What a fun and funny book. Jaswal highlights the cultural divide between east and west in Southall London. The exploration of intolerance, honour crimes, and women's rights bring a seriousness to this story that also explores feminine sexuality at any age.
Nikki is a 22 year old drifter. She hasn't figured out what to do with herself and finds herself taking on what she believes to be a writing class at a community centre in the heart of London's Punjabi community. That is not what the widows who have signed up thought they were learning and it transitions into something else. Something you'd never imagine the female elders of any community discussing. There is the threat of a morality police, the class being shut down, Nikki's love life and family, and despite the less than savory bits it was great fun to read with a whole lot to chat about.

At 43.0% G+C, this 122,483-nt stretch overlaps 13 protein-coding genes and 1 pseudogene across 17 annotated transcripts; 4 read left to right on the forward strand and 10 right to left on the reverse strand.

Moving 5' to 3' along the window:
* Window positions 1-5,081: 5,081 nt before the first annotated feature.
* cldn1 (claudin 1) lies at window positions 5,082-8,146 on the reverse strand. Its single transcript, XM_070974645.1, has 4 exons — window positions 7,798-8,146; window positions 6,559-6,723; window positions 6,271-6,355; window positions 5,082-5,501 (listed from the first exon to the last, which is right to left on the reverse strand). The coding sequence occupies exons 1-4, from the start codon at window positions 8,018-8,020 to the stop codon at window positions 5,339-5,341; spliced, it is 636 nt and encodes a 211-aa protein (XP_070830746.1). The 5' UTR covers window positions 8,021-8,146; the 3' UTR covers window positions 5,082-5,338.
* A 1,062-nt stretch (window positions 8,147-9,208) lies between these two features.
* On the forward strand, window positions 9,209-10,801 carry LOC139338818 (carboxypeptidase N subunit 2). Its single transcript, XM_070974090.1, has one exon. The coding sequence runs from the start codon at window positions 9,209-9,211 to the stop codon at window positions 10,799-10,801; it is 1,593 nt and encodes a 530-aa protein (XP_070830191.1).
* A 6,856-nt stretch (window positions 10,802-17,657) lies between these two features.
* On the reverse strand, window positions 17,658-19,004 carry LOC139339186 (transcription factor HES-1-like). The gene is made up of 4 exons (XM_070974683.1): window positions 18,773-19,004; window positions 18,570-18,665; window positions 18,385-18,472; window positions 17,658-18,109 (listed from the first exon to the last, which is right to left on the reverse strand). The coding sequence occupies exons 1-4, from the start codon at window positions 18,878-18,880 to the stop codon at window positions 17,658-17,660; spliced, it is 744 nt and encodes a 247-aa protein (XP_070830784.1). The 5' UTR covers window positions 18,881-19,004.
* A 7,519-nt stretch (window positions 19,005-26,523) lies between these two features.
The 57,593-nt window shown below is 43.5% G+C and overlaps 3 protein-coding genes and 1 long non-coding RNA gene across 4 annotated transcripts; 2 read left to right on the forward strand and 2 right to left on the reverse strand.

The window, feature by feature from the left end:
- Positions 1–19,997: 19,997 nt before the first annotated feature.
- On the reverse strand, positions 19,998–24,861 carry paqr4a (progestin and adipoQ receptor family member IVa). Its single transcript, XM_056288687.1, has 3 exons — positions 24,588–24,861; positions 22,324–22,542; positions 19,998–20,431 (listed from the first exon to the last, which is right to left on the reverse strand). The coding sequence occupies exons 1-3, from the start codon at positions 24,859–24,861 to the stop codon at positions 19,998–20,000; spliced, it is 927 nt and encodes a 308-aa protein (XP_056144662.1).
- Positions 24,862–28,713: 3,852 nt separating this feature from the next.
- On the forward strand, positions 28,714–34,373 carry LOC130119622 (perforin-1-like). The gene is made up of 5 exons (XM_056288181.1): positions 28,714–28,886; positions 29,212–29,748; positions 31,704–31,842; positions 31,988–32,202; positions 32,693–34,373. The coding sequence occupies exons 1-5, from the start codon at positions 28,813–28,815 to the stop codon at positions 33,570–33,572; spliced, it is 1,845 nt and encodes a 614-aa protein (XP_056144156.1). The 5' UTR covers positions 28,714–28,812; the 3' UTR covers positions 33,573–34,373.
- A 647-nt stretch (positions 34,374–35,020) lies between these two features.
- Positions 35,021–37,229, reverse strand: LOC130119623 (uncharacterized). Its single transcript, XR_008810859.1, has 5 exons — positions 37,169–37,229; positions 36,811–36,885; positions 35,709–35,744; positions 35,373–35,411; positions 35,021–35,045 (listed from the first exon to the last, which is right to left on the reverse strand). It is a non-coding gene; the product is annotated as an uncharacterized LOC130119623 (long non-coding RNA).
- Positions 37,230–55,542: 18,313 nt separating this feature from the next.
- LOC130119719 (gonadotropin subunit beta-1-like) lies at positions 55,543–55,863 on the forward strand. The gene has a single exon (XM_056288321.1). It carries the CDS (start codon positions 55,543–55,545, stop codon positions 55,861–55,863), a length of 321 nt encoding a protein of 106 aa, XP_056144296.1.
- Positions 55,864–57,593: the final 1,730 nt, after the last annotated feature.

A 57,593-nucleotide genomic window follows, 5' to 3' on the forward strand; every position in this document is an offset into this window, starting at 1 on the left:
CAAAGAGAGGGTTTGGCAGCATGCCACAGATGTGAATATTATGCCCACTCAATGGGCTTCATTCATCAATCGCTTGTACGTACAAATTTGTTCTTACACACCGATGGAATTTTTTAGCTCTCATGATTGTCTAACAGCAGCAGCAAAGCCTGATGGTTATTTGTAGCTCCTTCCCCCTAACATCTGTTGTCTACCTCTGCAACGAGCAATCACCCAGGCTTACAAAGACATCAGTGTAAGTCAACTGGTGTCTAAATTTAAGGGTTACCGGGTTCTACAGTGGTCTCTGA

This book was a great idea, but it needed a more skilled writer. I feel like it couldn't decide between being domestic or contemporary fiction, chick lit, romance, or mystery. Not that you have to stick to one genre, but this didn't mesh properly. It isn't a terrible book: it's a compulsive read, in part because the protagonist is sympathetic, and for the cast of characters that revolves around her. One might say there are too many characters to truly care about :) and this is true, but that also helps it be a quick read. If you want a light chick-lit-romantic-mystery with a hint of identity crisis and self-actualization of the adrift college drop-out, this book's your guy.
I'd check out Jaswal's next book, so...meh. I like South Asian fiction and novels about culture clash.
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